Fringilla montifringilla - Pinson du Nord
- Size: 16 cm
- Wingspan: -
- Weight: 23 à 29 g
The Brambling of the North has the same size as the common Chaffinch which serves as a reference. It is usually a species which does not pose any identification problems. There is a sexual dimorphism, as is usually the case with finches. The species is monotypic, meaning that there are no subspecies. The adult male in breeding plumage can be recognized by the black cap covering his head and carrying on to the mantle and upper back and the beautiful orange colour covering his throat and the upper part of his chest and spilling over onto the wings. The white rump, a determining criterion, can only be seen when in flight. Finally, there is the typical call which will be discussed in the next chapter. This is enough for identification. One can also note the white belly and undertail, the sides speckled with dark brown, the dark eye, black beak and rosy legs. In winter, as we can see when the species winters with us, the male has lost the black on his head and back and resembles a female. Indeed, the feathers on these zones are edged with dark brown and fade to brown-grey. The sides and back of the neck are grey. The beak becomes yellow-lemon at the base. Compared to a female, the orange colour is more intense and the head darker. The eye is surrounded by a complete or incomplete beige eye-ring. The adult female resembles the male in winter plumage. The orange colour is however less pronounced. The face and sides of the head are more uniform and paler, brown-beige, which makes the dark brown lines on the sides of the crown more visible. The sides and back of the neck are grey. The beak is yellow, more or less darkened at the end. In winter, the plumage is very similar. We can simply note a paler beak and dark scapular feathers. The juvenile is female-like, with the feathers on the upper parts, from the crown to the back, largely edged in beige-ochre.This gives the head a speckled appearance and above the body, a scaly look. This plumage disappeared during the post-nuptial migration and is therefore not visible in temperate Europe. First-winter birds are very difficult to distinguish from older birds in winter. This depends on small details that we will not address.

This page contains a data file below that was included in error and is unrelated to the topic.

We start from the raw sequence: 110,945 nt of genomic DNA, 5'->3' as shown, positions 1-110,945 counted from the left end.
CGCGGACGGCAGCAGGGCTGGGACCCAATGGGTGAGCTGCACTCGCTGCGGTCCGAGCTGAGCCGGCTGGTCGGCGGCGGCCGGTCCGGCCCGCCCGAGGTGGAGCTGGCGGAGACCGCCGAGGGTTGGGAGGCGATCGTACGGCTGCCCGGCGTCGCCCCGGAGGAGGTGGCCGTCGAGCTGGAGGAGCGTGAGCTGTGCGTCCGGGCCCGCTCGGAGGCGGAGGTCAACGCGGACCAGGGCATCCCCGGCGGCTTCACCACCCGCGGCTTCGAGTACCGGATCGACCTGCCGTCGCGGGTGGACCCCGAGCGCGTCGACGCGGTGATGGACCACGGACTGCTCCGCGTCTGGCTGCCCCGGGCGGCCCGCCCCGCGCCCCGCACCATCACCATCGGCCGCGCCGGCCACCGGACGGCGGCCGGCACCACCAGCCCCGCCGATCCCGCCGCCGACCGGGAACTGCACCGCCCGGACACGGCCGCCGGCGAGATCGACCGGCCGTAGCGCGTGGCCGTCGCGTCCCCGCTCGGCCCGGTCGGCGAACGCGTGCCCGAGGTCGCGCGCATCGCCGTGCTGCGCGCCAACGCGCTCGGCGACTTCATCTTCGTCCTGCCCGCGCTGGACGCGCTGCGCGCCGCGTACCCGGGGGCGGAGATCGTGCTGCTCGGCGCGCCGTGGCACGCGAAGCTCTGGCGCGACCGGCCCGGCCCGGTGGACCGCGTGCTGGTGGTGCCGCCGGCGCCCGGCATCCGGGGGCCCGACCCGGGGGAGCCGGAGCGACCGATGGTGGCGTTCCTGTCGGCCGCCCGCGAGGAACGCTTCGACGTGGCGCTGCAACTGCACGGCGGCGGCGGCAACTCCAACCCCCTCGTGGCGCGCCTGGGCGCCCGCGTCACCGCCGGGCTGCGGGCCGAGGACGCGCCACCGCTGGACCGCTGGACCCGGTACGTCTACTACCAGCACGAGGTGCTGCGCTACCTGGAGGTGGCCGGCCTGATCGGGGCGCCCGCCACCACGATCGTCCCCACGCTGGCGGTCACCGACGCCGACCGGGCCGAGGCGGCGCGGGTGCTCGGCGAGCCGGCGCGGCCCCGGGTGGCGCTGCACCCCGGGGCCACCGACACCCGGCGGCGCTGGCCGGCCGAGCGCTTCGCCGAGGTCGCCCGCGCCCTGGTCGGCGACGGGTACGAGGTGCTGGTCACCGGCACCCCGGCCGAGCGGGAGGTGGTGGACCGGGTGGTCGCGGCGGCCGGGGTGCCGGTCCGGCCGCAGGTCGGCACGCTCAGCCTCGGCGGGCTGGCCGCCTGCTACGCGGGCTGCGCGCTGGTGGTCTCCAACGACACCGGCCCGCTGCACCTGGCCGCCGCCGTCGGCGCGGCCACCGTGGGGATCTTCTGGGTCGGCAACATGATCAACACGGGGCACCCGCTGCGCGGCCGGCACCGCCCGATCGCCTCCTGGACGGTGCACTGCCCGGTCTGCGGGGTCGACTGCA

Subspecific information monotypic species
Voice song and cries
The common call is a very characteristic nasal tjeeeeh. This sound is how the presence of the Brambling is recognized throughout the year, and it is the sound made during flight. There are also keink keink... closer to the bird's vicinity. The alarm call near the nest is a pressed tsii. The song is a slow succession of slightly grating chuuuuus which undeniably resembles the equivalent phrase of a chaffinch.
In the breeding season, Brambling occupy different types of northern woodlands, birch scrub, conifer and mixed forests, alluvial riparian alder, and the northern fringe of dwarf willows and birches.
Behaviour character trait
The most remarkable feature of the Brambling is its gregariousness. Once the breeding season is over, families gather together to carry out their activities.
Typical flight of finches, undulating and rapid. I recall that to distinguish it from the Tree Sparrow, with which it regularly migrates, there is the call and the white rump.
The Brambling is an insectivorous and granivorous bird, depending on the season. On the breeding grounds, it consumes numerous land invertebrates of all kinds.
The breeding season is late, extending from May to August. The species is monogamous and territoral, which is not surprising given its extraordinary gregariousness during the inter-necting period.
The Brambling breeds from Scandinavia to the far east of Russia in the boreal forest continuum. It is a great migrator whose wintering area is in the south and separate from the breeding area, except for the milder Scandanavian Atlantic coast. The birds winter in Western and Southern Europe, in the Maghreb, in Western Asia, in the Middle East, from the south of the Caspian Sea to the Himalayan massif, in Eastern China and in Japan.
Threats - protection
IUCN conservation status
in the Wild
The Brambling is a common bird of the northern forests of the continent and as such, it is not threatened.
Sources of information
Translation by AI Oiseaux.net
published: 02-12-2020 - Updated: 03-12-2020
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